Dear _________, Thank you for posting your prostitution ad on Craigslist. I’m not being sarcastic. Last year, I called you the “c” word when I asked you to stop writing my husband. We blocked your email address so your emails would stop.
I stalked your website. You were selling sex. I hated you and your youth. Your disregard for the norms I grew up with made me sick. I was taught that sex was special, and there you were, selling it. Worse, my husband took your bait. You pretended to be a Yale music student. You posed in your underwear and bra. You were “looking” for friends because you were new to town. In answering my husband, you asked if he could pick you up. The day he wrote you, he told me he loved me.
When I first found your spam-filtering message on his Blackberry, he didn’t admit to contacting you. I grew suspicious of him then. But I believed he didn’t have it in him to go outside our marriage. He hated lying and wanted to be accepted by my mother, who didn’t approve of our relationship.
Our second year together was tough. We weren’t blissfully happy like we were supposed to be. We married young and in love, but struggled to love what each other was becoming. I was on mission to prove that getting married young wasn’t defining, so I trained for marathons, studied for a masters, and worked full-time. My husband was caught off-guard by my desire to be away and he was struggling with his own career setbacks. He had time to peruse Craigslist at work and at home. Once he complained about being our maid, but I didn’t suspect a thing.
He had no problem telling you he was 26, married, and wanted to meet up on a day I had class until 10:30 p.m. But he didn’t tell you he was lonely or wanted company. If you guys had met for coffee, maybe he would have told you I changed and I spoke to my mother about him. Maybe you would have heard about our fights and our lives. Maybe he would have mentioned I never helped out with chores and I acted like I didn’t want to be married. Or maybe he would have told you nothing at all. Maybe he just wanted sex. Maybe he just wanted to feel like a man, in charge of his life, in being with you.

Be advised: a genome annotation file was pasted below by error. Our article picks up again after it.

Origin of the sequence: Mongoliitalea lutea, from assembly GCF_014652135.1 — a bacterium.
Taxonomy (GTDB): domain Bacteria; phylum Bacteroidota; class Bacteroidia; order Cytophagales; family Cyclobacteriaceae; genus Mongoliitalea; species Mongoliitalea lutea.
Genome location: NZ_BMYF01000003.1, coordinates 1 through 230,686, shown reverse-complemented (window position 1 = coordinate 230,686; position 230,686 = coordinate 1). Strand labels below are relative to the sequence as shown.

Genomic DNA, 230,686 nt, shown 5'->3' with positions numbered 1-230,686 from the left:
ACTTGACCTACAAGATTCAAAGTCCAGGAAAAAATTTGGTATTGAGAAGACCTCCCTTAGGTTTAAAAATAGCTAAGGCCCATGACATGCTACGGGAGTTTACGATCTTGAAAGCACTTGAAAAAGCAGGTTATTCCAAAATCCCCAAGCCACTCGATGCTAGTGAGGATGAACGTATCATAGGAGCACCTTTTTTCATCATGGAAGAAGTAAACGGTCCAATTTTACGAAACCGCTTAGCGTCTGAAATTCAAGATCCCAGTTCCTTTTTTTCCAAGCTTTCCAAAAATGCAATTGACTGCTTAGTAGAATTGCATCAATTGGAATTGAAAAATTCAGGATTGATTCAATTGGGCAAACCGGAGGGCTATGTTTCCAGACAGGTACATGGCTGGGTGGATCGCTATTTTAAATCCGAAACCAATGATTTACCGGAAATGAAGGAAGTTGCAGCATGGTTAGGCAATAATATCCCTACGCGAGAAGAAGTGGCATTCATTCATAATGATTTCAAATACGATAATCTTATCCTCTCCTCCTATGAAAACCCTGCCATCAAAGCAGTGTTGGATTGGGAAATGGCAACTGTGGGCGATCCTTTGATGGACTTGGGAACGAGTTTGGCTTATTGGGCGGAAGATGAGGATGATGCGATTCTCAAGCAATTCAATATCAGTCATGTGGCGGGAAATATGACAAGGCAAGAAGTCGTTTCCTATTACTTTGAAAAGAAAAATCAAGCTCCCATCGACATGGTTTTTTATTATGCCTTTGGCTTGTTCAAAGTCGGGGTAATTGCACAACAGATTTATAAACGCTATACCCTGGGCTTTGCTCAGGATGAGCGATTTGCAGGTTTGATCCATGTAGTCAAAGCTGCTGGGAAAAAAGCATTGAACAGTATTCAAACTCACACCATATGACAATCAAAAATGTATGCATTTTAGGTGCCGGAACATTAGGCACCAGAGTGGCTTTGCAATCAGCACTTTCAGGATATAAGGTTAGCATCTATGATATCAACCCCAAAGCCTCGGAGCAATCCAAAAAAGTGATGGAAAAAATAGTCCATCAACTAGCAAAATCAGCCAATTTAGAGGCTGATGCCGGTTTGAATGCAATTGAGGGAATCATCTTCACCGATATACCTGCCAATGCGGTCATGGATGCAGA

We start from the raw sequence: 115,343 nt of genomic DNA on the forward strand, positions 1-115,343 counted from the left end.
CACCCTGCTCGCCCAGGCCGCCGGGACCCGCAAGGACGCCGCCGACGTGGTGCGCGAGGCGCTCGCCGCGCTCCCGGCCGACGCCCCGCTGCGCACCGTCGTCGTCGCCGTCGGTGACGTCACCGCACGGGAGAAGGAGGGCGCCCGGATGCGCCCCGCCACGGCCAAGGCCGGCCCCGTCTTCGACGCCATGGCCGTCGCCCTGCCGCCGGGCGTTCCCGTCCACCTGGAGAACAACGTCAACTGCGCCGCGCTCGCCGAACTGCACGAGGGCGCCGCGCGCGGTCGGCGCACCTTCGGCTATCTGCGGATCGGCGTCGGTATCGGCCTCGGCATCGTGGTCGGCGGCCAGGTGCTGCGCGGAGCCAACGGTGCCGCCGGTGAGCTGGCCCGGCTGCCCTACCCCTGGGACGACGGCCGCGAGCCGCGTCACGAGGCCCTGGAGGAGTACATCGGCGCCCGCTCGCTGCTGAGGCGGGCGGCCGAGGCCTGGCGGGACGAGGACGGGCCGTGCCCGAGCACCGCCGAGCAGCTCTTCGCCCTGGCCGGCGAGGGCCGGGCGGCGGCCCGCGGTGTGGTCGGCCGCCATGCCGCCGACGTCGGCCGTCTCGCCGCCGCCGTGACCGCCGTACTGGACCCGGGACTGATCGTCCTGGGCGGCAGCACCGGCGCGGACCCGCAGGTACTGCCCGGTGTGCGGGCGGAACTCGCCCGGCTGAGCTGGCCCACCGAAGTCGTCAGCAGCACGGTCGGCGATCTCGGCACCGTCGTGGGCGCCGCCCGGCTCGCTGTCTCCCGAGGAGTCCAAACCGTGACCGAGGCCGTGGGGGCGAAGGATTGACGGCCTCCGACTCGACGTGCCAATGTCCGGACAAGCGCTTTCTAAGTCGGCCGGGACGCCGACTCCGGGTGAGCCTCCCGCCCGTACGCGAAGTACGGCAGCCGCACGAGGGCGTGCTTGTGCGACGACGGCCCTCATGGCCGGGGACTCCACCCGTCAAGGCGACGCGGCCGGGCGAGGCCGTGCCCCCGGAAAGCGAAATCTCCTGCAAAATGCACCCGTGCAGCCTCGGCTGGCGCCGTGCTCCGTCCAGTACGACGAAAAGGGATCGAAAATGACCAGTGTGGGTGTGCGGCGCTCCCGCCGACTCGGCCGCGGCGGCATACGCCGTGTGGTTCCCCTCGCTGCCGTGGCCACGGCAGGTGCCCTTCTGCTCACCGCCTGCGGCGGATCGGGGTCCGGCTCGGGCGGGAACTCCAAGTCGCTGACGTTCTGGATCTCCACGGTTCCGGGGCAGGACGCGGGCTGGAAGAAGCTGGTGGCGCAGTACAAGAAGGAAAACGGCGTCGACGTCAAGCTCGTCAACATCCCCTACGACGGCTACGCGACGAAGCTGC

I won’t deny it: I sucked as a wife. I cared only about moving forward in my career, my education, and staying. When I asked for help, he called me a “superwoman,” saying I didn’t need him. We were humming to different tunes and I grew less attracted to him over time. But I still considered him my best friend. My mom, whom I had never been close to, became my support system. She urged me to complete all my goals. I did.
A part of me was intent on reclaiming my youth by doing what my single, professional friends had been doing all along. Another part of me wanted to prove my mother wrong by showing her getting married young wasn’t going to bring me down. I would still rise above what I was and make the most of my life. He told me “I didn’t need to do any of it,” and I felt like he was trying to hold me back from becoming a better person.
The day I confronted him with evidence, he wasn’t guilt-ridden. He was mad about what I had become. My mother soothed me to sleep. She thought I should divorce him. It would have been easy to seek an out. But at work the next day, I remembered the choice I made on my wedding day—to be with the man I loved, until death do us part. I wanted him.
After days of dissecting the raw facts, we both gasped for air, crying at how far we strayed. Instead of celebrating our two-year wedding anniversary, we talked about moving forward. He vowed to never bring anybody else into the marriage. I vowed to never speak to my mother again about my marriage or my husband. I would prioritize my life so I could show my husband I loved him daily, while still pursuing my goals. I would also get off my lazy bum and start doing laundry or something.
I chose to trust him, but it took me months to forgive and forget. When your website disappeared from the internet, I was relieved. You and your sex-selling ways were gone. For good.
The months that followed were difficult. But I still wanted to go home to a man who broke into dance in his boxers. I still longed to hear his laugh. And I wanted to sit down with him for dinner. Most of all, I wanted him to look across many rooms and acknowledge me as his with a glance, wink, or kiss. In the end, fighting for him and for us was worth it.
Why am I thanking you? Because if you hadn’t responded, I might have never noticed I wasn’t being a partner. I might have kept talking to my mother about my husband and our fights, thinking, “Thank God my mother understands.” I wouldn’t have understood that my husband and I needed to be a team, battling the world, instead of declaring war against each other. I wouldn’t have learned that marriage doesn’t guarantee a partner for life.
Without you, I wouldn’t have realized that I needed to change. I wouldn’t have learned to include my husband in making decisions. I wouldn’t have learned to appreciate him as a spouse; the smell of him and his comforting presence at home. I wouldn’t treasure every moment we triumphed together. I wouldn’t have fallen back in love with the man I married.
Because of you, I chose to stay married. I bet you never thought you’d save a marriage.